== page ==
Erling Haaland, generally acknowledged as the Premier League’s top striker, is reputedly paid around £375,000 per week. Taking into account inflation, in 1930 the equivalent would have been around £4500 every seven days. William Ralph ‘Dixie’ Dean, the undisputed top goal-scorer of his day, plied his trade in 1930 for the princely sum of £8 per week, dropping to £6 out of season.
Dean was born on 22nd January 1907 at 325 Laird Street, Birkenhead, the son of train driver William and his wife Sarah Emma (née Brett). He was the only boy of six children. He attended Laird Street Elementary School and Albert Industrial School, the latter being a borstal-type school which he chose as its footballing opportunities were better than other options. After leaving school he worked as an apprentice fitter in the engine shop of Wirral railways, but his prowess on local football was gaining widespread recognition and aged 16 he signed professional forms with Tranmere Rovers.
In the 1924-25 season he scored 27 goals in 27 games and was promptly signed by First Division Everton for £3000, then a record for an 18-year old. In his first full season at Goodison Park he scored 32 goals in 38 games. The 1927-28 season was a triumph for Dean. Everton won the championship and Dean broke the record for the most league goals in a season, beating the 59 scored by Middlesbrough’s George Camsell the previous season. With only two games to go Dean had notched 53 goals but scoring 4 away at Bunrley he came into the last game of the season at home to Arsenal needing 3 more. He duly delivered a hat-trick in a 3-3 draw. It seems a record that will last for all time, as Dean once said when asked if it would ever be broken he said “only by the one walks on water”. Astonishingly, all his goals came in just 29 games of his 39 appearances in the season.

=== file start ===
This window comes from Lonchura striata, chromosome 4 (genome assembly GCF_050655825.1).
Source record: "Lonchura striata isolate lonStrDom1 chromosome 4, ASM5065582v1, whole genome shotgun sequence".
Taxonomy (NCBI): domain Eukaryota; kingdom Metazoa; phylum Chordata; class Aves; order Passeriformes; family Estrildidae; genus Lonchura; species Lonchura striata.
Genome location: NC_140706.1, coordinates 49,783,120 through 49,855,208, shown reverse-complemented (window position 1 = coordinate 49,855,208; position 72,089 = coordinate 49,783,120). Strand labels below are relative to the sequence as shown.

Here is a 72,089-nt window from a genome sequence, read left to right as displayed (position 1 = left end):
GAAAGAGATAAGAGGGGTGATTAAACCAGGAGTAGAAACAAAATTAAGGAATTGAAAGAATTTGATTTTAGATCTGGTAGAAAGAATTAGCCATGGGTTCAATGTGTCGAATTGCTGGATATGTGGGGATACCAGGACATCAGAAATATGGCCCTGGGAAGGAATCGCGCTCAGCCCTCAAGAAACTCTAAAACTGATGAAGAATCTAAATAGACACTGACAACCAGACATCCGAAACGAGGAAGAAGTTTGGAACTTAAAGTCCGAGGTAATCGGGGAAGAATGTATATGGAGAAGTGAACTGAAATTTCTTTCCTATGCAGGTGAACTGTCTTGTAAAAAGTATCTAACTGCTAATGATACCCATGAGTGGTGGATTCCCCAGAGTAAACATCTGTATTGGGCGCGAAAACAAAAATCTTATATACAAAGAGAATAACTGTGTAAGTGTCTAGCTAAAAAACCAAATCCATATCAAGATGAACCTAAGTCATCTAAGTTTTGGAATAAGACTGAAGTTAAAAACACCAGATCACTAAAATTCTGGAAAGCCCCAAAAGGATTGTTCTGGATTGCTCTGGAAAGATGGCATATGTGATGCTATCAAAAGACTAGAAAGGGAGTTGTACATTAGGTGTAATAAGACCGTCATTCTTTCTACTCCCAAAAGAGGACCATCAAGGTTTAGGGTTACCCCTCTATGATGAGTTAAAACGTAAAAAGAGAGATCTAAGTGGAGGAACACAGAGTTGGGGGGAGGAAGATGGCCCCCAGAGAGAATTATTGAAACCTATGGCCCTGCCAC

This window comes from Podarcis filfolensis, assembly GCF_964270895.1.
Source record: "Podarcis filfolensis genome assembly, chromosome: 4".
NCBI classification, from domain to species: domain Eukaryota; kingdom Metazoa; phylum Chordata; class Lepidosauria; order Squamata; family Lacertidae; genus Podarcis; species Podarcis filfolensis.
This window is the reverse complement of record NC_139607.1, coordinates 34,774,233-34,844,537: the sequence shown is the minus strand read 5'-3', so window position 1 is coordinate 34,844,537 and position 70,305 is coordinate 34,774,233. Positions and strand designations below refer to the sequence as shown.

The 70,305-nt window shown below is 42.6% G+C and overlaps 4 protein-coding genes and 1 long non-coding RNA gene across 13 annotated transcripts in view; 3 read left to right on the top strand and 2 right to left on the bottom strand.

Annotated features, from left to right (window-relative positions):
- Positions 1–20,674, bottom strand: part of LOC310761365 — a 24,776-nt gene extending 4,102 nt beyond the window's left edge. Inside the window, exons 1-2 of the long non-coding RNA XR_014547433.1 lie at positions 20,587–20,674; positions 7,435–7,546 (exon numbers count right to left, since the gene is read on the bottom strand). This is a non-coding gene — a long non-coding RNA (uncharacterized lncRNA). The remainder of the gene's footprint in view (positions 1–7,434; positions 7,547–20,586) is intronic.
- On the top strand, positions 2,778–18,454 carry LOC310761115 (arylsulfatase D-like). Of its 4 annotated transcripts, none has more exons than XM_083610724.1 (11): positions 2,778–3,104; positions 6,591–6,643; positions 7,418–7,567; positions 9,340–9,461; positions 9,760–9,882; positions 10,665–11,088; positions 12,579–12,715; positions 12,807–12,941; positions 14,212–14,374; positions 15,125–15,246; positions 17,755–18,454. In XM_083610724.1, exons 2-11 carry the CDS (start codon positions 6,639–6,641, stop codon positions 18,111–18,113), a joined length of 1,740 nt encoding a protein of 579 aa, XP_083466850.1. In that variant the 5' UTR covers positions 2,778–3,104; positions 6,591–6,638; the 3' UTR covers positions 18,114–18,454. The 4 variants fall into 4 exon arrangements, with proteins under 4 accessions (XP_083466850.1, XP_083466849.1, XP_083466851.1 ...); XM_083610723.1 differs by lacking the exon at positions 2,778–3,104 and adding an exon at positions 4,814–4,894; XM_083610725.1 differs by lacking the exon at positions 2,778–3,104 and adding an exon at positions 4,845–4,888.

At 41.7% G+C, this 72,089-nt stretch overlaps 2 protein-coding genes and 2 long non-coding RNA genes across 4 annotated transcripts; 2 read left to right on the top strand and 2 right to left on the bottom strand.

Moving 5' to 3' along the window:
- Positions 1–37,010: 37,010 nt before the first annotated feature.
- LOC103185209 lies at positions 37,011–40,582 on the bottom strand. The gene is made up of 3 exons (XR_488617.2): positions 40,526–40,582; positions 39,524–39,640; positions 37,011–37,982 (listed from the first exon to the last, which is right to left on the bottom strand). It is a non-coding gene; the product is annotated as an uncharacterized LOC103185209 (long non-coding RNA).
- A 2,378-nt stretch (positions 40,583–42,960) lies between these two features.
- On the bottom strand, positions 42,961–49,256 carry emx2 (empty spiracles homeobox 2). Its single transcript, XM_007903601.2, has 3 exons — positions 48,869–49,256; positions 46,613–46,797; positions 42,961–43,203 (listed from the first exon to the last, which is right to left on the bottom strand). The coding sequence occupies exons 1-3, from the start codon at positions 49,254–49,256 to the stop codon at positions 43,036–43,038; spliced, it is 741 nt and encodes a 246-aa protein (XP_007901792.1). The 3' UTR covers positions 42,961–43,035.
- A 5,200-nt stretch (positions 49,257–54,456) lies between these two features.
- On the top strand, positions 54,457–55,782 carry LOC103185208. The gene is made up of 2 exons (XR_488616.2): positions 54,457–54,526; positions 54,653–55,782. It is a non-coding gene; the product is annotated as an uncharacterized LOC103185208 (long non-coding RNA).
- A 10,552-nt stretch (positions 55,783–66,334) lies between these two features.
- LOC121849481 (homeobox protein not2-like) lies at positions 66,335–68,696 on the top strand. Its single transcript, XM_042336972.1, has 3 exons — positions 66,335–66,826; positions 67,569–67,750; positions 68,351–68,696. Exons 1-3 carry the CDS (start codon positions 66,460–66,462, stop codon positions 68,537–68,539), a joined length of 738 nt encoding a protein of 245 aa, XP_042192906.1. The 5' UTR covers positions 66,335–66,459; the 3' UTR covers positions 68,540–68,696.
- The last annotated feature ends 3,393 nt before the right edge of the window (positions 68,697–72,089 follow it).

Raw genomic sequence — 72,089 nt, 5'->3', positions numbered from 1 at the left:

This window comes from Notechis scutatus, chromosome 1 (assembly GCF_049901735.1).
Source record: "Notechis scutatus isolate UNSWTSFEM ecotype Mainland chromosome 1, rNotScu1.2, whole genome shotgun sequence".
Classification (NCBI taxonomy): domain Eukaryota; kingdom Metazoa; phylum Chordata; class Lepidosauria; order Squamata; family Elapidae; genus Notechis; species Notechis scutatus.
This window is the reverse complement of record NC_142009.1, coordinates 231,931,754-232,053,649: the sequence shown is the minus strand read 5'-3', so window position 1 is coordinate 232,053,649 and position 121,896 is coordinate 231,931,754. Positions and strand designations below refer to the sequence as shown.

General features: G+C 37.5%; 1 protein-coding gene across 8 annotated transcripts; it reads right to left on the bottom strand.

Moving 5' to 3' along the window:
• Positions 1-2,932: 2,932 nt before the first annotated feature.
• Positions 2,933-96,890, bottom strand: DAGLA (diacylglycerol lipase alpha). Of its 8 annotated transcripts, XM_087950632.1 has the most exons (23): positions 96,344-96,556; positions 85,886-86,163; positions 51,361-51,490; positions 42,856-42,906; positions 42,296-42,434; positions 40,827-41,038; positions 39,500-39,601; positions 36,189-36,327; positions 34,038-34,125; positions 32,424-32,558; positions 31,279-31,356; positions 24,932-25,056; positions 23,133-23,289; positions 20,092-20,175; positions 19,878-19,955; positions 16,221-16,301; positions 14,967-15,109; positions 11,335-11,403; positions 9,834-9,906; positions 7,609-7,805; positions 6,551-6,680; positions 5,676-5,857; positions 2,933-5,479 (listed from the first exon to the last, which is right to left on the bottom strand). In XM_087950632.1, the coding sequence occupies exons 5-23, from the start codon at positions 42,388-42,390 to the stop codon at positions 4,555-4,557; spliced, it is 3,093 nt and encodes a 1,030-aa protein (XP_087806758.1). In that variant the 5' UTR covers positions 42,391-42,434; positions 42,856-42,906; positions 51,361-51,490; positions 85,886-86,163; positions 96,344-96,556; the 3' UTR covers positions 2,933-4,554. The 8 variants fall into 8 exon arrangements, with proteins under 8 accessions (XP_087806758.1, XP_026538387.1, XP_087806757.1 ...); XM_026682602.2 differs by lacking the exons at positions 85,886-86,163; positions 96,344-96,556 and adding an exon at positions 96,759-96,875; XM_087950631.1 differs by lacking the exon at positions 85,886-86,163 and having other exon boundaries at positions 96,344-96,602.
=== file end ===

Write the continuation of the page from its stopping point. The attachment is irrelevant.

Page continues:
Dogged by injuries his career ended in 1939, playing short spells with Notts County and Sligo Rovers after leaving Everton. He had scored 349 goals for Everton and notched 18 in his 16 England international appearances.
Outside football he ran an unsuccessful sports shop in the 1930’s in Birkenhead and after war service in the Royal Tank Regiment, he was the licensee of the Dublin Packet pub in Chester from 1946 to 1961. Everton chairman John Moores then found him a job as a security officer in the Liitlewoods organisation where he stayed until retirement in 1972. In 1964 Everton held a benefit match for Dean, with nearly 40,000 turning up to pay their respects to the great man. His later years were marred by health problems, having a leg amputated in 1976. He died in his beloved Goodison Park, collapsing towards the end of an Everton-Liverpool derby match on 1st March 1980.
On 9th April 2003 a bronze sculpture by Tom Murphy was unveiled outside Goodison Park.
Dean married Ethel Fossard at St James church, Birkenhead in 1931 and they had 3 sons and a daughter. Just before the war in 198 they were living at 16 Stopgate Lane L9and just after the war lived at ‘Avalon’ Deysbrook Lane L12 (I have not been able to establish the location of this house or if it is still standing).
The Dean family home in the late 1930's.
The statue of Dean outside Goodison Park
There is a comprehensive entry for Dean in the Oxford Dictionary of National Biography. and a fairly full entry in Wikipedia. local author Nick Walsh published an excellent 'official' biography of Dean in 1977. There are many clips of Dean on YouTube, an example being the short Pathé news profile on the talksport website. An interview between Dean and journalist Frank Keating in the Guardian is well worth a read.
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